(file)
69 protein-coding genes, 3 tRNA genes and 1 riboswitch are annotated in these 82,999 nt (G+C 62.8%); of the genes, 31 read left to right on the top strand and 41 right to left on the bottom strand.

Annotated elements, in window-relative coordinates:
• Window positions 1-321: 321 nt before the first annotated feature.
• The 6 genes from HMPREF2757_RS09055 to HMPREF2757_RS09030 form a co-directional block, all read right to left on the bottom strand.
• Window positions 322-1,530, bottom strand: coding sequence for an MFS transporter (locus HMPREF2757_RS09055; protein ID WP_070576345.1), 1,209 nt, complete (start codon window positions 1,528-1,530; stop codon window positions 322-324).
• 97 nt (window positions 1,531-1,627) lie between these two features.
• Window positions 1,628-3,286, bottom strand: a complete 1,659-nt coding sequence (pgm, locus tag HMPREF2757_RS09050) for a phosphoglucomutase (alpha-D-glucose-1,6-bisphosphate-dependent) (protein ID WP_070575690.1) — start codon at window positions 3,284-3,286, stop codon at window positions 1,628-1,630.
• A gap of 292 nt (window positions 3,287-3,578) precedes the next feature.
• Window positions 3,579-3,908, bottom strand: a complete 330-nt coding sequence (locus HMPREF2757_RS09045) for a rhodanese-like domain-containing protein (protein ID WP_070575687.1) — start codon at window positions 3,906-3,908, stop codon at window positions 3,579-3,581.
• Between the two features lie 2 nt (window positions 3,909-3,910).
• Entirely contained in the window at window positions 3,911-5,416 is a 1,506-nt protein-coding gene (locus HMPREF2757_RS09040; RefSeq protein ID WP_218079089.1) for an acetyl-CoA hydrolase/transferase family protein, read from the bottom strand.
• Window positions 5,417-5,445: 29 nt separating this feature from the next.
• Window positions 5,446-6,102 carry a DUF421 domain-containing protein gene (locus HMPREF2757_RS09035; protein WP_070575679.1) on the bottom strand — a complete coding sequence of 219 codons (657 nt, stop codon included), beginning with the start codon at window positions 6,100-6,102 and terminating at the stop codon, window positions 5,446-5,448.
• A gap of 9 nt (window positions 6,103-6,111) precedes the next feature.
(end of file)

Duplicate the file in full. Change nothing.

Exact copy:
69 protein-coding genes, 3 tRNA genes and 1 riboswitch are annotated in these 82,999 nt (G+C 62.8%); of the genes, 31 read left to right on the top strand and 41 right to left on the bottom strand.

Annotated elements, in window-relative coordinates:
• Window positions 1-321: 321 nt before the first annotated feature.
• The 6 genes from HMPREF2757_RS09055 to HMPREF2757_RS09030 form a co-directional block, all read right to left on the bottom strand.
• Window positions 322-1,530, bottom strand: coding sequence for an MFS transporter (locus HMPREF2757_RS09055; protein ID WP_070576345.1), 1,209 nt, complete (start codon window positions 1,528-1,530; stop codon window positions 322-324).
• 97 nt (window positions 1,531-1,627) lie between these two features.
• Window positions 1,628-3,286, bottom strand: a complete 1,659-nt coding sequence (pgm, locus tag HMPREF2757_RS09050) for a phosphoglucomutase (alpha-D-glucose-1,6-bisphosphate-dependent) (protein ID WP_070575690.1) — start codon at window positions 3,284-3,286, stop codon at window positions 1,628-1,630.
• A gap of 292 nt (window positions 3,287-3,578) precedes the next feature.
• Window positions 3,579-3,908, bottom strand: a complete 330-nt coding sequence (locus HMPREF2757_RS09045) for a rhodanese-like domain-containing protein (protein ID WP_070575687.1) — start codon at window positions 3,906-3,908, stop codon at window positions 3,579-3,581.
• Between the two features lie 2 nt (window positions 3,909-3,910).
• Entirely contained in the window at window positions 3,911-5,416 is a 1,506-nt protein-coding gene (locus HMPREF2757_RS09040; RefSeq protein ID WP_218079089.1) for an acetyl-CoA hydrolase/transferase family protein, read from the bottom strand.
• Window positions 5,417-5,445: 29 nt separating this feature from the next.
• Window positions 5,446-6,102 carry a DUF421 domain-containing protein gene (locus HMPREF2757_RS09035; protein WP_070575679.1) on the bottom strand — a complete coding sequence of 219 codons (657 nt, stop codon included), beginning with the start codon at window positions 6,100-6,102 and terminating at the stop codon, window positions 5,446-5,448.
• A gap of 9 nt (window positions 6,103-6,111) precedes the next feature.